At least 60 minutes of sport or physical exercise per day, with a recommendation of 30 minutes of this delivered during the school day – that’s it easy we can spend the sports premium on coaches to come in to deliver the curriculum and the teachers can have their planning, preparation and Assessment (PPA) time. Wrong! The guidance outlines that this should come out of your core staffing budgets. Schools also cannot use this funding to teach the minimum requirements of the national curriculum or to fund capital expenditure.
What’s left that we can do with the funds?
Plenty – train your teachers, primary teachers typically do not specialise in Physical Education, provide them with the training from specialist coaches. This is much more than just an INSET personal development day. Schools are employing PE School Sports Specialists Teachers to work alongside and influence other teachers within schools.
Building the skill set of support staff will also mean that where breaks and lunches are run by support staff supervisors they too can be active, with use of a range of equipment.
Since March, the educational sector saw the highest demand for holiday clubs with key worker parents still not able to make use of their pre-COVID childcare arrangements of grandparents or childminders. COVID or no COVID do you run holiday clubs? The 6 week summer holiday is a long period for parents to cover with annual leave, having sports coaches and specialist to provide these clubs mean that children can access physical activities even in the holidays. After School clubs run by these professionals are also in high demand now with both sets of parents working a 9 -5 day.
Are you building an all school culture to physical education? ‘that’s difficult in the current climate’ is often what we hear back. Why though – we are in a digital age. We receive hundreds of emails daily, some of which are questionnaires . Why not have the year 6 lead on the development of a questionnaire that gets sent out to all pupils within school asking them what sports they would like to experience, Boccia, New age Kurling, Archery, sitting volleyball (not heard of some of these, nor had we but the pupils in one particular school had) then have them be involved in the planning. Give more responsibiliites to your pupils, create sports embassadors (trained by the Physical Education Teacher that you employed to train the staff) they can assist in planning, organising and leading activities. What about the year group bubbles?! Have the pupils that are leading the activity record it and then play it through the whiteboard/screen to the class they are teaching – ask the pupils how they could do it without physically being in the same room, the have gown up on ipads and with technology they will find a way.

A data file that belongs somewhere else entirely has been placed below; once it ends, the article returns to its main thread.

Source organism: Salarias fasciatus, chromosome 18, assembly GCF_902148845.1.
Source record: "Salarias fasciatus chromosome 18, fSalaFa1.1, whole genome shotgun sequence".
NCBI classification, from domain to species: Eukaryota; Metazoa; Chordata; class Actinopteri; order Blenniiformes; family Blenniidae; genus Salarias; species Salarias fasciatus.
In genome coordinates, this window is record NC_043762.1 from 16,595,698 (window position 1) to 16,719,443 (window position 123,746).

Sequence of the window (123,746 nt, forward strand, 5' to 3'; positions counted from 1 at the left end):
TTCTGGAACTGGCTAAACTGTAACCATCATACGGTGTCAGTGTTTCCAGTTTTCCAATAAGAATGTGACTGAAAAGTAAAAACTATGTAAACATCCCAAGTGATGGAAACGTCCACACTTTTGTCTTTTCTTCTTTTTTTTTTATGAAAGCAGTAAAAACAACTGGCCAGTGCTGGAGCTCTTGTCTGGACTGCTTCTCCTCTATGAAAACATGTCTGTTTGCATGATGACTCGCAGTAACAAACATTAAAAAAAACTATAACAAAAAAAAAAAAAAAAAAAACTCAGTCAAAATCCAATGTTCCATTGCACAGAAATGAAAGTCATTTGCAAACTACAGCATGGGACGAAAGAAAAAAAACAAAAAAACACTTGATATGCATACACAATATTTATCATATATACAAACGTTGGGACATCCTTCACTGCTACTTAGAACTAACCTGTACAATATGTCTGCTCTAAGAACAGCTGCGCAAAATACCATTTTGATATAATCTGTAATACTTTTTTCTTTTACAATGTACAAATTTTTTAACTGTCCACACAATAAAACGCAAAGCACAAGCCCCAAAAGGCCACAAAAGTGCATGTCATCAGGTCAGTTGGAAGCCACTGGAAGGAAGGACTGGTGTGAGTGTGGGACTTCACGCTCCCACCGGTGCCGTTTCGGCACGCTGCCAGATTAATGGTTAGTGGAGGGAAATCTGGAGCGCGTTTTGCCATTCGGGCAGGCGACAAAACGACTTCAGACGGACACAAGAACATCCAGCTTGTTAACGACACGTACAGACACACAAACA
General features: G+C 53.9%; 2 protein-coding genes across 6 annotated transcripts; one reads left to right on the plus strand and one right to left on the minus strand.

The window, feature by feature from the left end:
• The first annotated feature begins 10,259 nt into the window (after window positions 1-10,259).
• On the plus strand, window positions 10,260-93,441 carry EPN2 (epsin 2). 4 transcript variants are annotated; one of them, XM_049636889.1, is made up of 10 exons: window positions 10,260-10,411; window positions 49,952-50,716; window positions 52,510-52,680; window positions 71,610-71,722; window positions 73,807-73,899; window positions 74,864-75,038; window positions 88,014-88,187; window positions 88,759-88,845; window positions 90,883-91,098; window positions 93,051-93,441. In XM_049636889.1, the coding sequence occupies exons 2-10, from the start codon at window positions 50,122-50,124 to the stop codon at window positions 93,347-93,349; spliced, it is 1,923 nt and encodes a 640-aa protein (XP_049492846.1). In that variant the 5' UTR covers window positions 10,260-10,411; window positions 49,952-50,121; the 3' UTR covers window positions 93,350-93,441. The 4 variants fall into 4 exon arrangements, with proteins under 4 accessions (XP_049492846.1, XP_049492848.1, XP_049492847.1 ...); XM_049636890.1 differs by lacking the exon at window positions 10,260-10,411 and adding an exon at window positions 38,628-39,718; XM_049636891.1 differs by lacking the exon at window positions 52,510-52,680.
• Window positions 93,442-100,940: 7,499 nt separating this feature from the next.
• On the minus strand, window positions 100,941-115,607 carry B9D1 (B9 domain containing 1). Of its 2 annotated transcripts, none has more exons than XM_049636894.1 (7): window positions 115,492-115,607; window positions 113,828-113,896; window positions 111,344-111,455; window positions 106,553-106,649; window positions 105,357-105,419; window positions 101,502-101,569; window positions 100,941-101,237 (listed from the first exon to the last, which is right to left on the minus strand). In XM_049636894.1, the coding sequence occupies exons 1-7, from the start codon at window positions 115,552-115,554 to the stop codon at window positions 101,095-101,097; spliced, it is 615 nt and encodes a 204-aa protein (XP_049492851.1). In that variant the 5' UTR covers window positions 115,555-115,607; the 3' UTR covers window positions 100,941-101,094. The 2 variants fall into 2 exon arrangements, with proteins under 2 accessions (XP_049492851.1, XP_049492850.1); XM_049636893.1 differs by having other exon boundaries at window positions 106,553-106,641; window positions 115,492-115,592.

Organise a virtual family fun health day, which involves parents joining in on a virtual physical training session with their children, or advising them of a local nature trail they could use and smoothy making tutorial. Every family receive a pack of information on active learning, and healthy eating websites they can access at home and local sports clubs the pupils could join. Don’t have the time to arrange or supply this, outsource it using the funding.
It isn’t known year to year if the funding will be available again the next academic year – investing in your own staff and pupils will ensure that even if you have to withdraw the specialist support, your school has trained staff and a culture of an active all school approach.
Pupil Premium Grant (PPG) – what’s the tiered approach?
First of all it’s a guide and is not prescriptive. The idea of a tiered approach is to help focus on a small number strategies that are likely to make the biggest difference according to the education endowment foundation.
Its broken down into the following tiers;
Improving teaching through professional development, training and support to ensure an effective teacher is in front of every class.
Targeted academic support
Having classroom teachers and teaching assistants provide targeted academic support (one-to-one or small groups) as evidence shows the positive impact of targeted support.
These relate to the non-academic barriers such as attendance, behaviour and social and emotional support.
The tiered approach is not new, all of these areas have been included in many schools and academies PPG expenditure, what it does assist with is the ability to evidence the PPG expenditure within defined areas and against a longer term PPG strategic plan. Tracking the professional development, training and support as NQTs progress through the school enables a robust and continuously developing personal development plan. It can also be used for all staff including the support staff who are also expected to carry out the one-to-one and group interventions.
Making the PPG spend part of wider strategies allows schools to close many gaps in achievement and by providing high quality teaching that is effective for disadvantaged learners means schools are providing effective teaching for all.
Get in touch with EPI if you need any further support or information firstname.lastname@example.org